One of the most important things to consider when holding your cryptocurrencies is the safety aspect. It doesn’t matter how much your coins are worth if you suddenly lose access to them or they get stolen. 

One of the primary goals of cryptocurrencies is to eliminate the middlemen, such as banks or insurance companies. While on the one hand this elimination may lower transaction fees and give you better control over your assets, on the other hand, it comes with a responsibility. Since there isn’t the same money protection in the crypto world compared to traditional intermediaries, making sure your crypto funds are SAFU is your responsibility.

However, storing your coins safely isn’t as demanding as it may seem at the first glance (especially now that you’ve found the complete guide to it). Let’s dive into 5 different ways to secure your crypto funds, how they are similar and how they differ from one another.

What is a crypto wallet?

A crypto wallet is a software program designed specifically to store your public and private keys, send and receive digital currencies, monitor their balance, and interact with numerous blockchains. Having a crypto wallet is a must if you want to manage your digital assets and keep them secure. 

There are different types of wallets that you can choose among when it comes to managing your crypto funds, each of them suited for different purposes, so you strike the right balance between functionality and security. Generally, wallets are either custodial or non-custodial (self-custodial). Non-custodial wallets put you in complete control of your crypto funds as you’re given your own private keys, therefore you don't have to rely on a third party (custodian) to keep your crypto safe. In contrast, in the case of a custodial wallet, private keys are held by a third party, which has full control over your funds while you only give permission to send or receive tokens. 

Non-custodial wallets can be further divided into hot (software) or cold (hardware) storage. A hot wallet is connected to the internet and may on the one hand be vulnerable to online attacks that can cause your funds to evaporate into thin air, but on the other hand, it’s faster and eases up the trading process. On the flip side, a cold wallet is not connected to the internet, which means it offers better security, but less convenience.

Custodial versus non-custodial wallet

A custodial wallet could be considered a default wallet for crypto storage since all tokens you buy on centralized exchanges are automatically stored in a custodial wallet they control. If you want to have total control over your keys and consequently over your crypto funds you need to store them in your own non-custodial wallet. While a custodial wallet might seem like a more convenient option because it lessens your personal responsibility (since you don’t have to store your own private keys), it requires trust in the third party. 

Hot vs Cold storage

If you want to notch up the security of your tokens, you want to store them yourself. You can choose between storing your crypto funds in a ‘hot’ or ‘cold’ wallet. The essential difference between the two options is the following. Hot wallets are applications that store crypto online, meaning that they’re connected to the internet and therefore vulnerable to online attacks. Contrarily, cold storage refers to physical hardware wallets that store crypto offline, preserving security, while posing as a more costly and inconvenient option.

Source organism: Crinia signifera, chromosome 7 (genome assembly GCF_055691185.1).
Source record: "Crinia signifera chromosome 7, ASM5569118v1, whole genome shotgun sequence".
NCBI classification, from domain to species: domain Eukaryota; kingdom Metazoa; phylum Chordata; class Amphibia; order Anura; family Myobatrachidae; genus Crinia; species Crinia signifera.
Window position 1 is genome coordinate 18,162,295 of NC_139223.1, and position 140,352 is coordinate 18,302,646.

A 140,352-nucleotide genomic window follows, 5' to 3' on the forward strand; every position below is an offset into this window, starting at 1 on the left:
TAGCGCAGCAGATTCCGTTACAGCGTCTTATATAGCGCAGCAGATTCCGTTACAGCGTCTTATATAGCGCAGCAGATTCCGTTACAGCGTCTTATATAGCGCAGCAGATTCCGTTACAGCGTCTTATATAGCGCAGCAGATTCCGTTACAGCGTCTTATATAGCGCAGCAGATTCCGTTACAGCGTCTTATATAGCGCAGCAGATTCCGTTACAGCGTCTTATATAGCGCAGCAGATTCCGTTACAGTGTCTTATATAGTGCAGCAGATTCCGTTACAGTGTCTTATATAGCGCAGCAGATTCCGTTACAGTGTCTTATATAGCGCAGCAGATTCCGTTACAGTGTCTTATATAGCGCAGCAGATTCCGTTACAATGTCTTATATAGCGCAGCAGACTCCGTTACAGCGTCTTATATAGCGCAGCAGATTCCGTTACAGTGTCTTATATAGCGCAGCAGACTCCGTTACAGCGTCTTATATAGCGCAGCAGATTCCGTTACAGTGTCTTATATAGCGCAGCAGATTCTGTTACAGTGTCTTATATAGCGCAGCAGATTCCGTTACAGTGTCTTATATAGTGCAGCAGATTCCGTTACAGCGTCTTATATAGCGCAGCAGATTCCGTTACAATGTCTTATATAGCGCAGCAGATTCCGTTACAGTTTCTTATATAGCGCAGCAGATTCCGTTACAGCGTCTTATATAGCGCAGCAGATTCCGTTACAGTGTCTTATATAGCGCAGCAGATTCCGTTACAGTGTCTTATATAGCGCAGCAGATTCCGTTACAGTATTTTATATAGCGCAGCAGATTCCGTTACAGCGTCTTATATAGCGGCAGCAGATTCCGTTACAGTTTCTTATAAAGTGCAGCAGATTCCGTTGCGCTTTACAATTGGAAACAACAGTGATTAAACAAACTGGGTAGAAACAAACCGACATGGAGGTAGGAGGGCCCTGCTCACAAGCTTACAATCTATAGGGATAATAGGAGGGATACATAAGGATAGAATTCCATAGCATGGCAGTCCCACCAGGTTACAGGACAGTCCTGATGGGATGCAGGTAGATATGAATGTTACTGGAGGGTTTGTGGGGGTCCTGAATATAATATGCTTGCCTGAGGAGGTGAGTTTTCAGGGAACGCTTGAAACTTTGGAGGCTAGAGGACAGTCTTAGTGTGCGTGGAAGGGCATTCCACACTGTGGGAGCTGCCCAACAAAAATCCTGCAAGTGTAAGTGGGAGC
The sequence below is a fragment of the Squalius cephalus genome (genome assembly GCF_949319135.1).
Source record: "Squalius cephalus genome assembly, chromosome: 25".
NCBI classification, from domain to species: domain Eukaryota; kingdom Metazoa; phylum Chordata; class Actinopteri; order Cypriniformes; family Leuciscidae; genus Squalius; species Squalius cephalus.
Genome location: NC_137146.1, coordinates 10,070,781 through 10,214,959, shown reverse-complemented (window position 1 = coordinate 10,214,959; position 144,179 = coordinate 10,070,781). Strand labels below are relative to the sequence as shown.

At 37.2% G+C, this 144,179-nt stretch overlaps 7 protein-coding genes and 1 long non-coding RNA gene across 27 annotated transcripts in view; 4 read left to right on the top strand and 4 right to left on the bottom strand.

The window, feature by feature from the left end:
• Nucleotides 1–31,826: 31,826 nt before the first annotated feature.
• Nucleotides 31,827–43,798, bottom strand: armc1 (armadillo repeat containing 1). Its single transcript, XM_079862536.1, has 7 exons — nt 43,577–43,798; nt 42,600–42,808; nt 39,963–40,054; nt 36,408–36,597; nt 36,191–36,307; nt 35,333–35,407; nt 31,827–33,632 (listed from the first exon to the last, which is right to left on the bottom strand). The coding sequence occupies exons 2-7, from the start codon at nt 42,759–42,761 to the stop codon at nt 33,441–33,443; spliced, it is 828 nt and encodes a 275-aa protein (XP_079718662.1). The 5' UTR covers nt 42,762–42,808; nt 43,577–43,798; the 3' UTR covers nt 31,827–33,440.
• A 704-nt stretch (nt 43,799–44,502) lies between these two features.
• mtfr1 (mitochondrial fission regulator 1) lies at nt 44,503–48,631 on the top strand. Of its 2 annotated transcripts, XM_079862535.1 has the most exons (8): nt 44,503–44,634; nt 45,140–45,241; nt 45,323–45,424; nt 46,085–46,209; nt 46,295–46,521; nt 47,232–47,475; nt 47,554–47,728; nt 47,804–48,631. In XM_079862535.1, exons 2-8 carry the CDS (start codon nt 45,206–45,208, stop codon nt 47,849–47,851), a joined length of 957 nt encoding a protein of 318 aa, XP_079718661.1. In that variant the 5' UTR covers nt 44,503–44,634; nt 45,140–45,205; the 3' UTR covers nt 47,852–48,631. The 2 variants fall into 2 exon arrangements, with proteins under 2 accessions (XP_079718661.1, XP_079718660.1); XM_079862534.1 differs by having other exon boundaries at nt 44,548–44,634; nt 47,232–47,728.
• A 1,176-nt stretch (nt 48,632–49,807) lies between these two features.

Which are 5 different options one can opt for?

Every crypto hodler has to choose among (in broader terms) storing their funds in 4 different types of wallets. The first one is a custodial wallet, which (as already discussed) is a ‘primary’ option. You basically put responsibility for managing and securing your digital assets on the crypto exchange, which lifts off the burden of responsibility from your shoulders but makes you rely on the third party. If you opt for this option, do some research and choose a reputable exchange that keeps as many funds as possible in cold storage.

The second option is desktop wallets which are the first type of hot wallet. Here you can control your keys and thus your transactions without a third party, but keep in mind that you’re still dealing with an online wallet, which is connected to the internet and therefore more vulnerable to hacking attacks. A very similar type of wallet that more or less possesses the same characteristics is a mobile wallet. They prove to be handy, as they give you a perk of having access to your funds everywhere and all of the time, but some regard it as a less protected store.

The most secure option that gives you control over your funds, as well as takes them offline is cold storage offline wallet as it does not involve connectivity to the internet. The most popular are hardware wallets, while another choice is paper wallets. While hardware wallets are physical devices to store your currency and your private keys, paper wallets are basically printed piece of paper that contains QR codes and private keys to access your crypto funds. The latter is a cheaper (free) alternative but is less popular since hardware wallets offer even higher levels of security.

Which one to choose?

When choosing where to store your digital funds, you have to strike the right balance between functionality and security, which can most easily be achieved by using a combination of two or more different types of wallets. It’s advised to keep bigger amounts of coins or amounts that you’re willing to hodl in the cold storage while having smaller amounts of coins that you want to trade frequently stored in a custodial wallet so it’s easily accessible when you want to enter or exit positions.